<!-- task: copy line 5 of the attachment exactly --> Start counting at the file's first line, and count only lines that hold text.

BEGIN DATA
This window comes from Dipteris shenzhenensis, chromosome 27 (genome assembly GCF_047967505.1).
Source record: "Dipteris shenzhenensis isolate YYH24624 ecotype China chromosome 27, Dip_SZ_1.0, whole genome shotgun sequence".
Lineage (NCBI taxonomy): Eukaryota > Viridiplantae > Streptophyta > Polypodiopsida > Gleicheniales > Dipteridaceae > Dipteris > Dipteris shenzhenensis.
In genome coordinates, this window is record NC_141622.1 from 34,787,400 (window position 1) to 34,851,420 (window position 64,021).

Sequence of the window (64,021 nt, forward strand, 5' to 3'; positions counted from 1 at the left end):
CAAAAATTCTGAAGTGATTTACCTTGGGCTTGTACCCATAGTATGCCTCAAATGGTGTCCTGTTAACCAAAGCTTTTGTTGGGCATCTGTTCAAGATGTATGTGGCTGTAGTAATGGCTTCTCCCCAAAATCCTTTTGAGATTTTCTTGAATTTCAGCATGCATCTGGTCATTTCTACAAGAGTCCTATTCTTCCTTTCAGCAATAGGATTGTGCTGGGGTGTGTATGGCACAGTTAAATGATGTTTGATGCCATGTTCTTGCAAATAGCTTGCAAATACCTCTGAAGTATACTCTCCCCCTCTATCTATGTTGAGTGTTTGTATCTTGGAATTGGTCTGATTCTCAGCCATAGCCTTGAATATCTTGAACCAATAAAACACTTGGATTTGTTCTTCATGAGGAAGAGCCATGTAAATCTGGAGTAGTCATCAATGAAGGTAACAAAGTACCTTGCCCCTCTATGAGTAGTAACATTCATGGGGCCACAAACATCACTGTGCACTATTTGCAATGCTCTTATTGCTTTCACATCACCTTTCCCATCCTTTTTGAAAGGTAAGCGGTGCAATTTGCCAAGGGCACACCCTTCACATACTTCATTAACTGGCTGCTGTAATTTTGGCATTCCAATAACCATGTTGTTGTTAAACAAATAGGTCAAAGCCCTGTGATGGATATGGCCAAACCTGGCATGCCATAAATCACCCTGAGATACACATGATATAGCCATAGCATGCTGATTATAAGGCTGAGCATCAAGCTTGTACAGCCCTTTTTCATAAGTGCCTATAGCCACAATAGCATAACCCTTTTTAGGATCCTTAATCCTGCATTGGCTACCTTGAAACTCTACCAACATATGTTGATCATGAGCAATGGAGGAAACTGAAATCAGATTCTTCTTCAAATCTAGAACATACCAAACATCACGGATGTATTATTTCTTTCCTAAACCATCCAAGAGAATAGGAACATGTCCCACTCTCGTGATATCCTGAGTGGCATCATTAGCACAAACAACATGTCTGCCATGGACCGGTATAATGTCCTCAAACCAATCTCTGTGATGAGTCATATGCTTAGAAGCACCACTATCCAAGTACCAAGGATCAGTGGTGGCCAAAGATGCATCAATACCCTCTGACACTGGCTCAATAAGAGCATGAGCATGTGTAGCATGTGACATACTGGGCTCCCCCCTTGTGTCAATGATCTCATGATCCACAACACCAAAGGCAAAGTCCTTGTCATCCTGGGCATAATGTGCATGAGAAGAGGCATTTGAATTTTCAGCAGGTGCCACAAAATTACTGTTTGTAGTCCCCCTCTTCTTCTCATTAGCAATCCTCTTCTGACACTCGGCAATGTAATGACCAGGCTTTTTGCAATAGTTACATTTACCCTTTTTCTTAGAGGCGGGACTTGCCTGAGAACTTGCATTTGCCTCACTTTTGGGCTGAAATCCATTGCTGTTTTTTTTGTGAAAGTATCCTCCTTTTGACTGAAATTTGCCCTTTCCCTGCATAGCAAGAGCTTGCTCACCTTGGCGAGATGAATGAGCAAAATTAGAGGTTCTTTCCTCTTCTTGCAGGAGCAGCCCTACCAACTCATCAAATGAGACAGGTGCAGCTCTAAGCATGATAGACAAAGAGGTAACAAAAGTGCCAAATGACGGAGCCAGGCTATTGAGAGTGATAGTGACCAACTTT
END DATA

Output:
Sequence of the window (64,021 nt, forward strand, 5' to 3'; positions counted from 1 at the left end):